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Food distribution proceeding well - WFP

World Food Programme - WFP logo
World Food Programme logo (WFP)

Following a two-month period of disruption, food distribution by the Iraqi trade ministry was proceeding well two days after the programme resumed on Sunday, a World Food Programme (WFP) source said. About 27 million Iraqis nationwide are expected to receive their food rations from thousands of distribution agents this month.

"I think under the circumstances the distribution has resumed quite well," Khaled Mansour, a WFP spokesman, told IRIN from the capital, Baghdad. While there remained difficulties affecting transport and the flow of food from warehouses to the 44,000 distribution agents nationwide, given the magnitude of the logistics involved, he described the effort as a major achievement.

"We have some problems and we are working on solving them," Mansour said, noting that WFP had alerted the trade ministry to the issue and was in constant contact with the Office of Reconstruction and Humanitarian Affairs (ORHA).

According to a WFP statement over the weekend announcing the programme's resumption, some 440,000 mt of urgently needed food assistance had been imported by the food agency over the past two months. The ongoing effort is being described as a vital social safety net in a country where 16 million people are believed to be entirely dependent on monthly food rations after two decades of war and stringent economic sanctions.

"With the restoration of the public distribution system, we are confident that we can avert any hunger among Iraqis," the WFP executive director, James Morris, reportedly said. "With generous donor support and resources available from the Oil-for-Food Programme, WFP has been able to launch one of its greatest logistics operations ever."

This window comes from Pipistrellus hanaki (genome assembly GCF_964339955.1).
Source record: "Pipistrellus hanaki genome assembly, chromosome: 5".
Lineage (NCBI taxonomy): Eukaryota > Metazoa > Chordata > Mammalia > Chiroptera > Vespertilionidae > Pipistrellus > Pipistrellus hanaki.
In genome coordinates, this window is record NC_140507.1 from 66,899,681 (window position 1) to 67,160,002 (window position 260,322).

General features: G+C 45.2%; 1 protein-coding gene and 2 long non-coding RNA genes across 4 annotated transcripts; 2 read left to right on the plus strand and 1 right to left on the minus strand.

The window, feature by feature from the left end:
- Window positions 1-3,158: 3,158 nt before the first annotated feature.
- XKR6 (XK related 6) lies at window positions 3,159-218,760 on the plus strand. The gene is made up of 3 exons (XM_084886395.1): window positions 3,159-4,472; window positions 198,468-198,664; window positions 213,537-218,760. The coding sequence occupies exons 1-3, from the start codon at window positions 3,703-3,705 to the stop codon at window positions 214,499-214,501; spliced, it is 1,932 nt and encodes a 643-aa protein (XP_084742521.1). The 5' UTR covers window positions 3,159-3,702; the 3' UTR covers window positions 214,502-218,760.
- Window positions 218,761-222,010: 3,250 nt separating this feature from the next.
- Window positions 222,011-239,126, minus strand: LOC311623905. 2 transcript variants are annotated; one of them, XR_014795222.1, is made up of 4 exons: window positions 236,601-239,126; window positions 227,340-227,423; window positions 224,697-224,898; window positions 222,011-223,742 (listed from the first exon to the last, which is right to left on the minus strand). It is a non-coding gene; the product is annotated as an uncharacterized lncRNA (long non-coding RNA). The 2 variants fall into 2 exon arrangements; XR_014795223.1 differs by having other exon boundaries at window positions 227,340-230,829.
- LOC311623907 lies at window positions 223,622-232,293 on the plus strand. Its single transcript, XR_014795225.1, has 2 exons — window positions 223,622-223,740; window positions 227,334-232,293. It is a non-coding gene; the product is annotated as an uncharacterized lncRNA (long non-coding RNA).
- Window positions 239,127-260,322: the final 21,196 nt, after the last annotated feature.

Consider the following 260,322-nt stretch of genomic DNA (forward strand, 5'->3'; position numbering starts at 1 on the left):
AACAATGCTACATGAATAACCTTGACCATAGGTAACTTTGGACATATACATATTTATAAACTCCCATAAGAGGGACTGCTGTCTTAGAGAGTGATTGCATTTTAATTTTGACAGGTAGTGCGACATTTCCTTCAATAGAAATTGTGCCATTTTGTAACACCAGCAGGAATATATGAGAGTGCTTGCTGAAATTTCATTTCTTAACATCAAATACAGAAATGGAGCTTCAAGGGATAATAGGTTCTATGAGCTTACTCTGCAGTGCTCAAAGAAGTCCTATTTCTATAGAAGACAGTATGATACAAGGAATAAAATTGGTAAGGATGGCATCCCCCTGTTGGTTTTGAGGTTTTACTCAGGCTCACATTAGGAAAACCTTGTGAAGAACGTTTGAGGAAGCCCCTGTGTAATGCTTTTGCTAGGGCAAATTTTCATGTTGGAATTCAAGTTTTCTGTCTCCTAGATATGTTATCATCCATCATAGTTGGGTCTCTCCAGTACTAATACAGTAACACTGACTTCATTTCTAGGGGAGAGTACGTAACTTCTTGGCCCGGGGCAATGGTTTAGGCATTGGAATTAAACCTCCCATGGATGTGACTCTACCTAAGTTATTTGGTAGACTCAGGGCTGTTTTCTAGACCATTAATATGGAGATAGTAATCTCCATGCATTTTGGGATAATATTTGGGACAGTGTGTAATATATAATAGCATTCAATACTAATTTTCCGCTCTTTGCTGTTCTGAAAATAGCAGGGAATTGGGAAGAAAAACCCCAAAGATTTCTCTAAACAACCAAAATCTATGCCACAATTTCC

"We have enough food and donations to run this programme for maybe five months to come," Mansur said, noting that any existing shortages would be covered by Oil-for-Food Programme contracts.

But the administration of such a huge programme by a war-weakened government remains a daunting task. "You need to have people in warehouses, food agents and others, doing the work with tools that have been hit hard by the war," he said.

In an effort to mitigate such problems, WFP has already worked to re-establish the food beneficiary database of some 1.5 million people living in the southern city of Basra, and will continue to assist the trade ministry when necessary.

Other issues concern reports that some food agents have been charging more than the normal 20 US cents for the 18-kg ration composed of such basic foods as wheat flour, rice, sugar, pulses, and vegetable oil.

"These are some of the issues that we will be looking into with the Ministry of Trade, but they are not major problems, and have not stopped the food distribution effort from going on," Mansour said.

WFP notes security as one of the greatest threats to Iraq's vast public distribution system, and has provided the ORHA with a complete list of silos, mills and warehouses in the country to ensure that proper security arrangements can be made.

"We are looking forward to a day before the end of this year when the authorities in Iraq can assume full responsibility for this programme or find other mechanisms to ensure food security - either through the market or though a scaled-down rationing system for the most vulnerable," Morris, who has visited Baghdad, said.

Under the current six-month emergency operation, WFP plans to bring about 2.2 million mt of food commodities into Iraq.


This article was produced by IRIN News while it was part of the United Nations Office for the Coordination of Humanitarian Affairs. Please send queries on copyright or liability to the UN. For more information: https://shop.un.org/rights-permissions

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